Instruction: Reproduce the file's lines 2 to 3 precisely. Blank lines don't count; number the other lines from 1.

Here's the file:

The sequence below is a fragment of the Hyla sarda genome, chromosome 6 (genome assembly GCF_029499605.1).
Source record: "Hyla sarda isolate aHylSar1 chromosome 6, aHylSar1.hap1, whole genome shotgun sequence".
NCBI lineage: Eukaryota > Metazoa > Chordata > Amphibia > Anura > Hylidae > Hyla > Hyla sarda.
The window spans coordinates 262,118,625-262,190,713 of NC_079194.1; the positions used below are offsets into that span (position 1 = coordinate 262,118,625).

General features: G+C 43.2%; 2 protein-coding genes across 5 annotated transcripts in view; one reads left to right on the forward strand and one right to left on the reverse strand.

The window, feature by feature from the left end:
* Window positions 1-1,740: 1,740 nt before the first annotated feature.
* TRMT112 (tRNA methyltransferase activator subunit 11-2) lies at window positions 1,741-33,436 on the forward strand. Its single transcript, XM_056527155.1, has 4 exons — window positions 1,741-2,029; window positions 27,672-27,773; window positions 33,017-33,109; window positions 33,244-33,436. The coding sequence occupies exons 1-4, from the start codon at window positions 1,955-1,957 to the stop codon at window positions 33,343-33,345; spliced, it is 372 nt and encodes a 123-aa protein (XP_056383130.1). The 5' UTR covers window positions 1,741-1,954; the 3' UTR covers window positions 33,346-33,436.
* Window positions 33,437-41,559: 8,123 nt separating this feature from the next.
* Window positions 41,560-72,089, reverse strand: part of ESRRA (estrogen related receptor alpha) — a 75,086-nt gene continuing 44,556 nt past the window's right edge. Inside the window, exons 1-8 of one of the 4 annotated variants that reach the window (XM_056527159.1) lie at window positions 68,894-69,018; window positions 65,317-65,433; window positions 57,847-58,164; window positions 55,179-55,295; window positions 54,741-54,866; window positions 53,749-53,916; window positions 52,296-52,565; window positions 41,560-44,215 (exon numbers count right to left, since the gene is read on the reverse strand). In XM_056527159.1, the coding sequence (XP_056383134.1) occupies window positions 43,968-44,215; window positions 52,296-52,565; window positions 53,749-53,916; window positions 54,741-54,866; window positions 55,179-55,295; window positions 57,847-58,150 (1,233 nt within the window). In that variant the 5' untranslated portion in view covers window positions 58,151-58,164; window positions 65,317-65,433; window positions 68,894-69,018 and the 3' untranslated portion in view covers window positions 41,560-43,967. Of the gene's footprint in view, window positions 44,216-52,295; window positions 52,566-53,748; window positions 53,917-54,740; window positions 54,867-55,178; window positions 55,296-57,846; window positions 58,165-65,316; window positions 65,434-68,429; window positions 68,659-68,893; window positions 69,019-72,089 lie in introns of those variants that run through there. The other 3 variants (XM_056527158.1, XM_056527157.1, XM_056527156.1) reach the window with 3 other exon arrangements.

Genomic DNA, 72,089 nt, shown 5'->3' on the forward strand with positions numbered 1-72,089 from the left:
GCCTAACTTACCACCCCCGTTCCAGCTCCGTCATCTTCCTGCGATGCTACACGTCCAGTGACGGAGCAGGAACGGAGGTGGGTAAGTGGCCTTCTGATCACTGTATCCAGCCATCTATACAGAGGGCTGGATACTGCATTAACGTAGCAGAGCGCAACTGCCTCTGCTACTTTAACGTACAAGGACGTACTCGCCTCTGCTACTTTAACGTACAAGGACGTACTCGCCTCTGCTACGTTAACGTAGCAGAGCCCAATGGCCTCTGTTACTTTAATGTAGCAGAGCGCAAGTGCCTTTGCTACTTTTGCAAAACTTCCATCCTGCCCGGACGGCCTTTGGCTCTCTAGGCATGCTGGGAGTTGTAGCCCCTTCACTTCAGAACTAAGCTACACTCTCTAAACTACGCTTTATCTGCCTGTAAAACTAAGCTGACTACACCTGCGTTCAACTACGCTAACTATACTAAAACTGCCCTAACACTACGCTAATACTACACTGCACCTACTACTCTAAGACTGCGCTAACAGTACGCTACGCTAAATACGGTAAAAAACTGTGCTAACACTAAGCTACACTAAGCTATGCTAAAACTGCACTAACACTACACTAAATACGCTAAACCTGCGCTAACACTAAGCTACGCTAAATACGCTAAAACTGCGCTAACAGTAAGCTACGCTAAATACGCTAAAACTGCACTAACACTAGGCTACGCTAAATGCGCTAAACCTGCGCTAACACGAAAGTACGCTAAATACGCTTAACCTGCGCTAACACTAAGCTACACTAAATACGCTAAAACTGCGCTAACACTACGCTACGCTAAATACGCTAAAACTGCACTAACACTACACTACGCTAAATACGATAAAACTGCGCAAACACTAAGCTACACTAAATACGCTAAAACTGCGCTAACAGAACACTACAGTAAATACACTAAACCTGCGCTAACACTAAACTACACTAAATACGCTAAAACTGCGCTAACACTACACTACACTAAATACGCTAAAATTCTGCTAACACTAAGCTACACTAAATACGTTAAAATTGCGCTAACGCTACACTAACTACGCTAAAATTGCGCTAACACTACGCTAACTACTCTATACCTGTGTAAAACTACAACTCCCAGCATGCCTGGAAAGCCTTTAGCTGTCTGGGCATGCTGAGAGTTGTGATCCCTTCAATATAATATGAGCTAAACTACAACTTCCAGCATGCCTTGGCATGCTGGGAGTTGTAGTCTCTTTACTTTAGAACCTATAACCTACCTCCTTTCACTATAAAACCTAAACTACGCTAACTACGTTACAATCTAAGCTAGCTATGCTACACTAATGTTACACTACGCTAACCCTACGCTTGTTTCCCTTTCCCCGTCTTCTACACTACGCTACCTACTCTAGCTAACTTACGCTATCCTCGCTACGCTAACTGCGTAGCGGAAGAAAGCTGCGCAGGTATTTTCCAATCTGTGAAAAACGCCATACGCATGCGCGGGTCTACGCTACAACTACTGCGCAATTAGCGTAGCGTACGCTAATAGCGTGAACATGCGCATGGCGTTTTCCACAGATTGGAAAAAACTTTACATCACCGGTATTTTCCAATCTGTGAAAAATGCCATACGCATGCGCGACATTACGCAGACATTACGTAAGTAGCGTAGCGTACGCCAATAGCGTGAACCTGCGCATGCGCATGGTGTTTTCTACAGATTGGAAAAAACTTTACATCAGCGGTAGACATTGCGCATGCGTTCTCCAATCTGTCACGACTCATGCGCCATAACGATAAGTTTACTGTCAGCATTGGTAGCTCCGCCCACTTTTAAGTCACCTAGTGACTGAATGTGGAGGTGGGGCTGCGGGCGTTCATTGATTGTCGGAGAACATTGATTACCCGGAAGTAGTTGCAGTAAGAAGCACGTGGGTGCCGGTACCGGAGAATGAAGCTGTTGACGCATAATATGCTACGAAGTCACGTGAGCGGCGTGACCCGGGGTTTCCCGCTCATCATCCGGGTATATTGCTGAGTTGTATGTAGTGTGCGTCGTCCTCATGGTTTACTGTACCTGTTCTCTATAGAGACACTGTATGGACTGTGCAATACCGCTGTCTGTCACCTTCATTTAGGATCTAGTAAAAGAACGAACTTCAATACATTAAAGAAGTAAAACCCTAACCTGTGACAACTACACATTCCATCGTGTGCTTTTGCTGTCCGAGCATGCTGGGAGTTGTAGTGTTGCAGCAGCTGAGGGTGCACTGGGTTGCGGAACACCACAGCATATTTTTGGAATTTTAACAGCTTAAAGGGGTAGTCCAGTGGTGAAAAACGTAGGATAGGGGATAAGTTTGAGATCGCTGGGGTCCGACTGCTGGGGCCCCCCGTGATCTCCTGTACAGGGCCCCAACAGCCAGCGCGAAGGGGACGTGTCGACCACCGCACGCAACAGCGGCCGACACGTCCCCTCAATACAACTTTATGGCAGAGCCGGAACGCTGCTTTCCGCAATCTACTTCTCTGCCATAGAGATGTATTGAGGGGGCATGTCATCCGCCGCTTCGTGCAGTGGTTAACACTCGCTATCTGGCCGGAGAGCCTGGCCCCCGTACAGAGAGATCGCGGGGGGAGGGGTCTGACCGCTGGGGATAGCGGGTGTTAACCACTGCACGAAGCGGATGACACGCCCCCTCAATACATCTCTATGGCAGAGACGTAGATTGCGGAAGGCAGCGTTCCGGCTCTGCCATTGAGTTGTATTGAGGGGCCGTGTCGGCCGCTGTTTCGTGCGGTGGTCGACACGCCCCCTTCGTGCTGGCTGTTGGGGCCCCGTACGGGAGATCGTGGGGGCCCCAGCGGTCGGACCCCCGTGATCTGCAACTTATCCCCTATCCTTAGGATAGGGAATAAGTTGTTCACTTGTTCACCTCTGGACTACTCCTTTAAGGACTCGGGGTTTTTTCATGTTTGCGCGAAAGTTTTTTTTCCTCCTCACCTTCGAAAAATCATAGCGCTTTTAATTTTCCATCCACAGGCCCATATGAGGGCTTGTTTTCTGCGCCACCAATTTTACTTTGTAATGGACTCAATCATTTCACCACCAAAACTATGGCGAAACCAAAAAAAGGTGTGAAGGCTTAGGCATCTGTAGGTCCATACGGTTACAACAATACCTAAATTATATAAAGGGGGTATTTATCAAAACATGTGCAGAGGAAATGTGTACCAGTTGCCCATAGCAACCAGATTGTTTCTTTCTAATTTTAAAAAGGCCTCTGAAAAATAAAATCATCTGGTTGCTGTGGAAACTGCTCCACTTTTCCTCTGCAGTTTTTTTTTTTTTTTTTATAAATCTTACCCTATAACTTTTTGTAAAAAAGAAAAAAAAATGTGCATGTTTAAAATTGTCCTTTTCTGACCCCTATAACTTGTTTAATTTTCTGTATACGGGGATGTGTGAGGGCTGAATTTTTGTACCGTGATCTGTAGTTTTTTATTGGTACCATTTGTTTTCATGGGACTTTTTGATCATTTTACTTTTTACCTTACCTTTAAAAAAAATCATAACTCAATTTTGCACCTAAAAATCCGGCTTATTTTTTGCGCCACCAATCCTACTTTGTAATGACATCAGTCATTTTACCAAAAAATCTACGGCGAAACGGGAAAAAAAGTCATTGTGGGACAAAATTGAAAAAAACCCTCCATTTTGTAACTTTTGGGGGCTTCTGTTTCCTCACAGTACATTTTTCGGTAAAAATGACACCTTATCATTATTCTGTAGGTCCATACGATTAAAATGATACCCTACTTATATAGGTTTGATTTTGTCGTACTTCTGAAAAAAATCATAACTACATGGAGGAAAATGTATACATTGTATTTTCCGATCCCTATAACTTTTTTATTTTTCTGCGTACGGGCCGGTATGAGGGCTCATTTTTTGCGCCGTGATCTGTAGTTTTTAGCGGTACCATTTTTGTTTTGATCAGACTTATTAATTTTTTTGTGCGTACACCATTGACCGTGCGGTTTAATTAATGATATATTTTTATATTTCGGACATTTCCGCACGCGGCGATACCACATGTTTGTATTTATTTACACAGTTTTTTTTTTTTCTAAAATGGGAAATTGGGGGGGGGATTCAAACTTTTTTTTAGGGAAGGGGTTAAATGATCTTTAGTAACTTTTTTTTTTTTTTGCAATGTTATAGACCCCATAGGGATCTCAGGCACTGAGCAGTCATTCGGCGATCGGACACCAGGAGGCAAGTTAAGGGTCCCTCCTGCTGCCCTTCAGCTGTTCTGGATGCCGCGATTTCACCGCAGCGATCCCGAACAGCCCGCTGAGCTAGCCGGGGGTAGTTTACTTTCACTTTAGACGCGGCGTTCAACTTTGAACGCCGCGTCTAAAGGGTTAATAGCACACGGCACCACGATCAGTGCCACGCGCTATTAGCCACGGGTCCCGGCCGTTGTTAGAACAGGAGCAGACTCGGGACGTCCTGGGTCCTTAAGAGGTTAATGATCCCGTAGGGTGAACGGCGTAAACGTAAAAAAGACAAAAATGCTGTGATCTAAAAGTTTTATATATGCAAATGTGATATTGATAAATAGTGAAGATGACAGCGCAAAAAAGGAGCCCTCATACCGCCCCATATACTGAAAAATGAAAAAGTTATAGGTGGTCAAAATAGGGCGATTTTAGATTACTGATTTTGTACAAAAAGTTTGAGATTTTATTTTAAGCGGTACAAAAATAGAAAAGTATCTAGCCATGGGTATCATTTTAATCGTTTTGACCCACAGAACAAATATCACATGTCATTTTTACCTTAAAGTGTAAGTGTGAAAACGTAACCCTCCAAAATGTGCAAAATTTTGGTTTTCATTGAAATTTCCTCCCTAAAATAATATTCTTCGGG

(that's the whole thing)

Source record: "Hyla sarda isolate aHylSar1 chromosome 6, aHylSar1.hap1, whole genome shotgun sequence".
NCBI lineage: Eukaryota > Metazoa > Chordata > Amphibia > Anura > Hylidae > Hyla > Hyla sarda.